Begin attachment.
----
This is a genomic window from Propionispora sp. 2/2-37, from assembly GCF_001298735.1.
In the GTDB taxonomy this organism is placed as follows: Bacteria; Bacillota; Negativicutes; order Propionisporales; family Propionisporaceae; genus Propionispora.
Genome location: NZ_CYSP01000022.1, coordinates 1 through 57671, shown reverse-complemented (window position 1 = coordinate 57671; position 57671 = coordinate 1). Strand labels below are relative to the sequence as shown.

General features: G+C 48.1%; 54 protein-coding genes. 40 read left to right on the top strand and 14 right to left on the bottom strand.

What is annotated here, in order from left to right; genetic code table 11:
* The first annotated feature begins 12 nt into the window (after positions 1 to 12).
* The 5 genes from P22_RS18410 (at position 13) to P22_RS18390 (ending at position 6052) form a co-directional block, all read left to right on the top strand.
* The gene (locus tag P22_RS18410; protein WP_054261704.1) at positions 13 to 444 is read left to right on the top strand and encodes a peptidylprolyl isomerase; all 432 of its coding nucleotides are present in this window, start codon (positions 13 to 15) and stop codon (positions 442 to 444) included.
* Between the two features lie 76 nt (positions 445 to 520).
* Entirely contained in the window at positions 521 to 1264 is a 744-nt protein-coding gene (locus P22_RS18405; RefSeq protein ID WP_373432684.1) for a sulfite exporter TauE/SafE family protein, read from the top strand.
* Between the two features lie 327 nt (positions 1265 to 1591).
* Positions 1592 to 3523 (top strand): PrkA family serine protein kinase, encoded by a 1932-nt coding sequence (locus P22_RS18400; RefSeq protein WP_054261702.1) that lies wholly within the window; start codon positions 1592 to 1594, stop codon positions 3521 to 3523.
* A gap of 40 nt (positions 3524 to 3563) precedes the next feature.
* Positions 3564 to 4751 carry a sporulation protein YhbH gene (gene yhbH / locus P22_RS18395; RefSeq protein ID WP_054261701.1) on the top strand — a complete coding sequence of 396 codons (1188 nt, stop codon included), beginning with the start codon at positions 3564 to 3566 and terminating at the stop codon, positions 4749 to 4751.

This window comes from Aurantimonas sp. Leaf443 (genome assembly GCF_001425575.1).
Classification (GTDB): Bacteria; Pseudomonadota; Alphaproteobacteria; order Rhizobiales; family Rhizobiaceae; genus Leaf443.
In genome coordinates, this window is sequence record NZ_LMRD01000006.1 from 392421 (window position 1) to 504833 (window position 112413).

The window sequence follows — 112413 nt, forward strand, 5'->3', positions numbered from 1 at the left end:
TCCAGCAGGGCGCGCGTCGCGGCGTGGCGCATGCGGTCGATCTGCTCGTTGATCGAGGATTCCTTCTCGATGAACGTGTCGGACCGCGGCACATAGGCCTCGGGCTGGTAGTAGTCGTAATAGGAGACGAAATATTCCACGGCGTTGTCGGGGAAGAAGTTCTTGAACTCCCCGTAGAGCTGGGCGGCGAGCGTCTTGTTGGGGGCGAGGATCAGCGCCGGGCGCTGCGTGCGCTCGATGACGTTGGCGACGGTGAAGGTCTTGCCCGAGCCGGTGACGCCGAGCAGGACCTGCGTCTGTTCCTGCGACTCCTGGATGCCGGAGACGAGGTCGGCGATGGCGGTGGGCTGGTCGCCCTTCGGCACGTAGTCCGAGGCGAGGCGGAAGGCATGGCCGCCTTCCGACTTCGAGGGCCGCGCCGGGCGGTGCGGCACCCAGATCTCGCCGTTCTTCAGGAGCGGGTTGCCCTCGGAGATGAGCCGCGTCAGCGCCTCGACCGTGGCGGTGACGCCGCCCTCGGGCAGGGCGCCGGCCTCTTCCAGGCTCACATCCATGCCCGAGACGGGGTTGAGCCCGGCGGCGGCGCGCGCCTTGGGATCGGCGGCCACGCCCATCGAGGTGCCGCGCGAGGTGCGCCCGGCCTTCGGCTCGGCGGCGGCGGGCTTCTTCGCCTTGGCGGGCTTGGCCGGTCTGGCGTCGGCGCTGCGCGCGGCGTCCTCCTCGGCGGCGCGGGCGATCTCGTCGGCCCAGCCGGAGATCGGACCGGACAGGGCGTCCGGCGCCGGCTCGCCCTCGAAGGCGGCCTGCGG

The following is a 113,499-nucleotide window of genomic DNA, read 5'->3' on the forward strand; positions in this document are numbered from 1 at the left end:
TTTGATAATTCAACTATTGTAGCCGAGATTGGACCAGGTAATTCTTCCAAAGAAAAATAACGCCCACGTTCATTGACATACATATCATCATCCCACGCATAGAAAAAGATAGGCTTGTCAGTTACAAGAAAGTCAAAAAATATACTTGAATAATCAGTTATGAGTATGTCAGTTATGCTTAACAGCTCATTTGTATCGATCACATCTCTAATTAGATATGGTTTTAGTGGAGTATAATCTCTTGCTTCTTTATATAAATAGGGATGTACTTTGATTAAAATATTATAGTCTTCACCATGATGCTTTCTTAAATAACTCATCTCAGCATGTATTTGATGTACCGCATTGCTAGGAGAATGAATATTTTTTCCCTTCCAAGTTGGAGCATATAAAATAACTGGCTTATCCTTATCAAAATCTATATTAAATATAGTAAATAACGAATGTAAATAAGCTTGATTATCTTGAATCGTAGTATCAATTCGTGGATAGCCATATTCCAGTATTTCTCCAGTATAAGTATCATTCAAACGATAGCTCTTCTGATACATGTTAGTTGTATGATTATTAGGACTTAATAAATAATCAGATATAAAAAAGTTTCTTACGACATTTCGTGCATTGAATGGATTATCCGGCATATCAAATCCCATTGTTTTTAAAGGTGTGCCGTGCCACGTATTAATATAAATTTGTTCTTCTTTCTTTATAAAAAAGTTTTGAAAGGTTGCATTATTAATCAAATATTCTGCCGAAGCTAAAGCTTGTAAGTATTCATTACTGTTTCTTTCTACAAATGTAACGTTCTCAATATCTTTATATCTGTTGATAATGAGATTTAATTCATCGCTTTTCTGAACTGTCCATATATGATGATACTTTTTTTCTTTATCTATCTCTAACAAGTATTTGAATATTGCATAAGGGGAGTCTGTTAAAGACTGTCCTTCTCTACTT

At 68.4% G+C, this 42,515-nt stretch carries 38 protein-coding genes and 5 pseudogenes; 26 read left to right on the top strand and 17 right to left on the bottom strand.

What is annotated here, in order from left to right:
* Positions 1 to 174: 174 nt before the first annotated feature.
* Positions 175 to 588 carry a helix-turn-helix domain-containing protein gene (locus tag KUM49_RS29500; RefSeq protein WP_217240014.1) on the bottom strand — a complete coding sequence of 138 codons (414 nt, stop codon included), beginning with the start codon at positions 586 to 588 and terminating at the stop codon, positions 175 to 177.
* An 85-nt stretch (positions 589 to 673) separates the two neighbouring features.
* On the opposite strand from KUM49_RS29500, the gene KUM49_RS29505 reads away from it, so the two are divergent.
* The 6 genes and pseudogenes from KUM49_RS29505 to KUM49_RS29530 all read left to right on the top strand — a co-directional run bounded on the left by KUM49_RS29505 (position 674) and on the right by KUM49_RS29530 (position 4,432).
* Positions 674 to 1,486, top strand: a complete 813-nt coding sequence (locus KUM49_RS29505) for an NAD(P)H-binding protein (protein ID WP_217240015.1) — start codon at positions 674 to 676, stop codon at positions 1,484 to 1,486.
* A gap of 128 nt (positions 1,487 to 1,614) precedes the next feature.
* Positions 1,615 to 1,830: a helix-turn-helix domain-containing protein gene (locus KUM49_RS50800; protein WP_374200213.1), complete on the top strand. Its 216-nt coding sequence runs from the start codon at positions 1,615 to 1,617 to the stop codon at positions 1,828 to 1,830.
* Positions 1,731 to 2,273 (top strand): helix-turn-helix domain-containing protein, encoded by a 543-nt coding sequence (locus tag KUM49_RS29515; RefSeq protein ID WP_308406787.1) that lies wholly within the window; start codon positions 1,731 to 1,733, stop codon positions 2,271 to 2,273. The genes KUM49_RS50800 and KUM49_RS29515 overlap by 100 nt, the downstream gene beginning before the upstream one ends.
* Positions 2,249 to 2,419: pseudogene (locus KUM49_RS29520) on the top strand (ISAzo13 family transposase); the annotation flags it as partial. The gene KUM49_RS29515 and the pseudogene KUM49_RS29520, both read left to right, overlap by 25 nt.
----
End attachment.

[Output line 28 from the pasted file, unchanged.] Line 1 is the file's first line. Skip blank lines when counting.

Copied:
* The 6 genes and pseudogenes from KUM49_RS29505 to KUM49_RS29530 all read left to right on the top strand — a co-directional run bounded on the left by KUM49_RS29505 (position 674) and on the right by KUM49_RS29530 (position 4,432).